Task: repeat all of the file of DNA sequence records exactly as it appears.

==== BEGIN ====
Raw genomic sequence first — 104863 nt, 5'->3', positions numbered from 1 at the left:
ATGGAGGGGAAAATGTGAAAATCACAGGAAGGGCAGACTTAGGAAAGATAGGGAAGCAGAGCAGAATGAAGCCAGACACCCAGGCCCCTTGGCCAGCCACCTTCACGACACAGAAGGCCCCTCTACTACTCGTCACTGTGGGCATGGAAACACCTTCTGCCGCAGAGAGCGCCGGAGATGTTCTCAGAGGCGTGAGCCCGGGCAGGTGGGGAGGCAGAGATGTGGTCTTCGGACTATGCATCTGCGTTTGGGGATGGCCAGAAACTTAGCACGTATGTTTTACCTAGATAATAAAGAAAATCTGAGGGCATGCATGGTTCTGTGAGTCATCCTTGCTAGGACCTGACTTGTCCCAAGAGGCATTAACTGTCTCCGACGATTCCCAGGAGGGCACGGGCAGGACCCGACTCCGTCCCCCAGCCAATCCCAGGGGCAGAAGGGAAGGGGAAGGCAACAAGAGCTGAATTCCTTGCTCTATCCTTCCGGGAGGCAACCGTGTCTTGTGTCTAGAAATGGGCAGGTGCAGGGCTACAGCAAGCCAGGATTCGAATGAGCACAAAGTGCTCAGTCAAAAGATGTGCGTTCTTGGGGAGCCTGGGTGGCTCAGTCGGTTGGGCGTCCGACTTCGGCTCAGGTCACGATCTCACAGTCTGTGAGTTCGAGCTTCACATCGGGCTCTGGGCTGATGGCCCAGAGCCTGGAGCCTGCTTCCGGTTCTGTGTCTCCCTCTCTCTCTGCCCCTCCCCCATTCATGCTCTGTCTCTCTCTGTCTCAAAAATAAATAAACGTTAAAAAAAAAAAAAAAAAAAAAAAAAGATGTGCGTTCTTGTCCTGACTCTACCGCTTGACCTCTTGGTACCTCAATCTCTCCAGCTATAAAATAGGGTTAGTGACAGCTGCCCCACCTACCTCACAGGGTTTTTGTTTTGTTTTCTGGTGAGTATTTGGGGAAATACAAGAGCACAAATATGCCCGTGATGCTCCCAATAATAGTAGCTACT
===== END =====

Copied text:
Raw genomic sequence first — 104863 nt, 5'->3', positions numbered from 1 at the left:
ATGGAGGGGAAAATGTGAAAATCACAGGAAGGGCAGACTTAGGAAAGATAGGGAAGCAGAGCAGAATGAAGCCAGACACCCAGGCCCCTTGGCCAGCCACCTTCACGACACAGAAGGCCCCTCTACTACTCGTCACTGTGGGCATGGAAACACCTTCTGCCGCAGAGAGCGCCGGAGATGTTCTCAGAGGCGTGAGCCCGGGCAGGTGGGGAGGCAGAGATGTGGTCTTCGGACTATGCATCTGCGTTTGGGGATGGCCAGAAACTTAGCACGTATGTTTTACCTAGATAATAAAGAAAATCTGAGGGCATGCATGGTTCTGTGAGTCATCCTTGCTAGGACCTGACTTGTCCCAAGAGGCATTAACTGTCTCCGACGATTCCCAGGAGGGCACGGGCAGGACCCGACTCCGTCCCCCAGCCAATCCCAGGGGCAGAAGGGAAGGGGAAGGCAACAAGAGCTGAATTCCTTGCTCTATCCTTCCGGGAGGCAACCGTGTCTTGTGTCTAGAAATGGGCAGGTGCAGGGCTACAGCAAGCCAGGATTCGAATGAGCACAAAGTGCTCAGTCAAAAGATGTGCGTTCTTGGGGAGCCTGGGTGGCTCAGTCGGTTGGGCGTCCGACTTCGGCTCAGGTCACGATCTCACAGTCTGTGAGTTCGAGCTTCACATCGGGCTCTGGGCTGATGGCCCAGAGCCTGGAGCCTGCTTCCGGTTCTGTGTCTCCCTCTCTCTCTGCCCCTCCCCCATTCATGCTCTGTCTCTCTCTGTCTCAAAAATAAATAAACGTTAAAAAAAAAAAAAAAAAAAAAAAAAGATGTGCGTTCTTGTCCTGACTCTACCGCTTGACCTCTTGGTACCTCAATCTCTCCAGCTATAAAATAGGGTTAGTGACAGCTGCCCCACCTACCTCACAGGGTTTTTGTTTTGTTTTCTGGTGAGTATTTGGGGAAATACAAGAGCACAAATATGCCCGTGATGCTCCCAATAATAGTAGCTACT